Energy Storage News is reporting that Brexit is stalling progress on energy storage.
It says the UK government’s Head of Smart Energy has admitted Britain's planned departure from the European Union is causing delays in the passage of primary legislation to define energy storage, which may not be achieved until 2022.
Will Broad conceded that the vote to leave the European Union, and the associated legislative requirements, meant that time could not be secured within government to move forward on storage.
“We’re still seeking opportunities for parliamentary time to define storage in primary legislation and Brexit is making this difficult. But we still commit to do it this Parliament,” he said.
The Connected Energy view: energy storage is crucial to our collective future as a nation. Parliament must find space for our low carbon priorities, even amid the complexities of Brexit.
EDIE reports that E.ON chief executive Michael Lewis believes a storage revolution is coming.
“If we have wind generation offshore in winter, we need to know how to bring that into the summer and I think that something like power to gas is one solution to that problem,” he said.
“There are, of course, many other potential solutions which are all in different stages of development, but I expect a similar situation to the one we had with renewable energy where numerous technologies emerged at once.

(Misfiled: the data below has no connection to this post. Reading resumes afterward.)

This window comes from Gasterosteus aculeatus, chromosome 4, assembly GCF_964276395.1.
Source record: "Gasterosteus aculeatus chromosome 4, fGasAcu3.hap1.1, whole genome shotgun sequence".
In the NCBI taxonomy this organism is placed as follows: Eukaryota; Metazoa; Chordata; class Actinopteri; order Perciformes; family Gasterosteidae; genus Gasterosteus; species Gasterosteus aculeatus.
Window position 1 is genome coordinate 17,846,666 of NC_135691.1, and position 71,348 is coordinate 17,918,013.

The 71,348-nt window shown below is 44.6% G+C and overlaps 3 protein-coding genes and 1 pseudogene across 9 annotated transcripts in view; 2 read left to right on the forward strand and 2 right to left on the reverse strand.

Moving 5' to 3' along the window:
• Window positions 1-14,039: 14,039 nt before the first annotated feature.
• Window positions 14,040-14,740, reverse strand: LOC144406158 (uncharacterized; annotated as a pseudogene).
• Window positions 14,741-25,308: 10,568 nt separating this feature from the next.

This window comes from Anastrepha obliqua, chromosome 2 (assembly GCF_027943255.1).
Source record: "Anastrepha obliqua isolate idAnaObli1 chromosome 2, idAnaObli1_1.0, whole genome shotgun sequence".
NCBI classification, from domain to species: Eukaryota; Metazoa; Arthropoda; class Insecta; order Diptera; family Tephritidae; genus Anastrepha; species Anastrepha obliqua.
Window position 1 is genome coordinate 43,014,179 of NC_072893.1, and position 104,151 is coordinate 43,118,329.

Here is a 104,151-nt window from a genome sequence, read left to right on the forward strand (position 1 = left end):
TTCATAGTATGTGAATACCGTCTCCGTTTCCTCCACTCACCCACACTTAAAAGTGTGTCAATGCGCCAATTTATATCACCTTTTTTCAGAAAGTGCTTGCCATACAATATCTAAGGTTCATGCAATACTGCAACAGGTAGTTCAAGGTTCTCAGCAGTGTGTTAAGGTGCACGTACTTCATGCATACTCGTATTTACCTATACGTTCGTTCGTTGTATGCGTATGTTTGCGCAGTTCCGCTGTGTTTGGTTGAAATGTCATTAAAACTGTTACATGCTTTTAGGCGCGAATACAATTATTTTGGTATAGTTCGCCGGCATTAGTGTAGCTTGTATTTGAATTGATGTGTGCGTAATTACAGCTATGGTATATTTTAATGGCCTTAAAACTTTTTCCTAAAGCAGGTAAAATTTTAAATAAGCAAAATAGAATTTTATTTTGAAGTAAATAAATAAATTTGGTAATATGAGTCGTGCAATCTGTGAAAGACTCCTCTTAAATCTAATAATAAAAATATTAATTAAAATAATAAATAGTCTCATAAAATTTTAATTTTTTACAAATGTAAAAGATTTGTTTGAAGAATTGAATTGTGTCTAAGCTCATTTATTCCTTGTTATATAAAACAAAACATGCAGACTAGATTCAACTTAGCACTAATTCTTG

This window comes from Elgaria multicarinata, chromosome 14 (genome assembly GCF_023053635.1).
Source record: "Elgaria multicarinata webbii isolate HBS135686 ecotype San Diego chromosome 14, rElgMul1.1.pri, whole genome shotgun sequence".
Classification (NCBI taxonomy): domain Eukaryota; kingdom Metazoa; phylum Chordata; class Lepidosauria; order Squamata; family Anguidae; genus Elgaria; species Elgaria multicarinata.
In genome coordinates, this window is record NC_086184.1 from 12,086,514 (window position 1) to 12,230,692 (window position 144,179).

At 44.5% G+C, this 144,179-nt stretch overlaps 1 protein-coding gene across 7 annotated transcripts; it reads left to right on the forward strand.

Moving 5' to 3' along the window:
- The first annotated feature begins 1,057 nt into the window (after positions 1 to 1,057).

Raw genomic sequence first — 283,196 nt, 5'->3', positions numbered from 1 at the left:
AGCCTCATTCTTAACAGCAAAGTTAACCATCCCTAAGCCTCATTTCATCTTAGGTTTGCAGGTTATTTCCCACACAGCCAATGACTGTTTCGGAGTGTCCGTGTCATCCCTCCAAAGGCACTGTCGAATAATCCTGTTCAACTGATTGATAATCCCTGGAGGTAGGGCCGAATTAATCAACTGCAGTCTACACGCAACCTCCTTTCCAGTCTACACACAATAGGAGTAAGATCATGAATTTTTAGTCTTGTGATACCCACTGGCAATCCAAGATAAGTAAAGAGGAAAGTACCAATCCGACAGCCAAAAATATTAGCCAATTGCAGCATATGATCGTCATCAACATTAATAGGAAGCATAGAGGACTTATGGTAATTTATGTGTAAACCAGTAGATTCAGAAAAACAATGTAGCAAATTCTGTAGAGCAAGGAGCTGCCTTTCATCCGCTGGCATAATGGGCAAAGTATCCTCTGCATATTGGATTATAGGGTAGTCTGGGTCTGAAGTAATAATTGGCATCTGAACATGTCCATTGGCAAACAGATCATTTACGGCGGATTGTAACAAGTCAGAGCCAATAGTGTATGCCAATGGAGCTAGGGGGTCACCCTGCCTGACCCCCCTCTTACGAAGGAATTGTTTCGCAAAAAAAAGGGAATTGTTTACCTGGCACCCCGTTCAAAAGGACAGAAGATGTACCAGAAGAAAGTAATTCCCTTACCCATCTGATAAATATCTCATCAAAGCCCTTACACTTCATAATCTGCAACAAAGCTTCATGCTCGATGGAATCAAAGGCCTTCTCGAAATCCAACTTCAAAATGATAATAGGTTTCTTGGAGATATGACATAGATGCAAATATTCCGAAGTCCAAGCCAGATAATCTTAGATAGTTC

“Over time, we can work out which ones have the best potential, and they will then scale, driving costs down, meaning we will have solved the issue.”
He said he believed that the trend of decreasing costs of energy storage technologies was sure to continue due to the demand for grid stabilisation, enabling businesses to scale up their battery storage plants.
Auto Express cites a report, which argues the UK needs a six-fold rise in electric vehicle charging points by 2020, if it wants to keep up with electric car demand.
The report, carried out by data company Emu Analytics, finds that currently there are only 16,500 charging points in the UK.
Emu predicts that there will be over a million electric vehicles on the road by 2020, with 150,000 registered as of May 2018. However, due to the low amount of charging points, there are currently nine plug in EV’s for each charging point in the UK.
CEO of Emu Analytics Richard Vilton said: “Ultimately the UK, by investing in the right way early, has the opportunity to be a global leader in electric vehicles, benefiting businesses, towns, cities and communities by preparing for a sustainable future.”
The Government has put £440 million aside to be spent on delivering a better charging infrastructure.
The Independent also carried the story, noting that currently only 3% of supermarkets have a charging point.
The sense this month is that faster progress, across all aspects of storage, smart energy and indeed electric vehicles, is sorely needed.
The UK has enviable goals on low carbon, CO2 mitigation and clean air. But without concrete action and a sense of urgency, these may go unmet.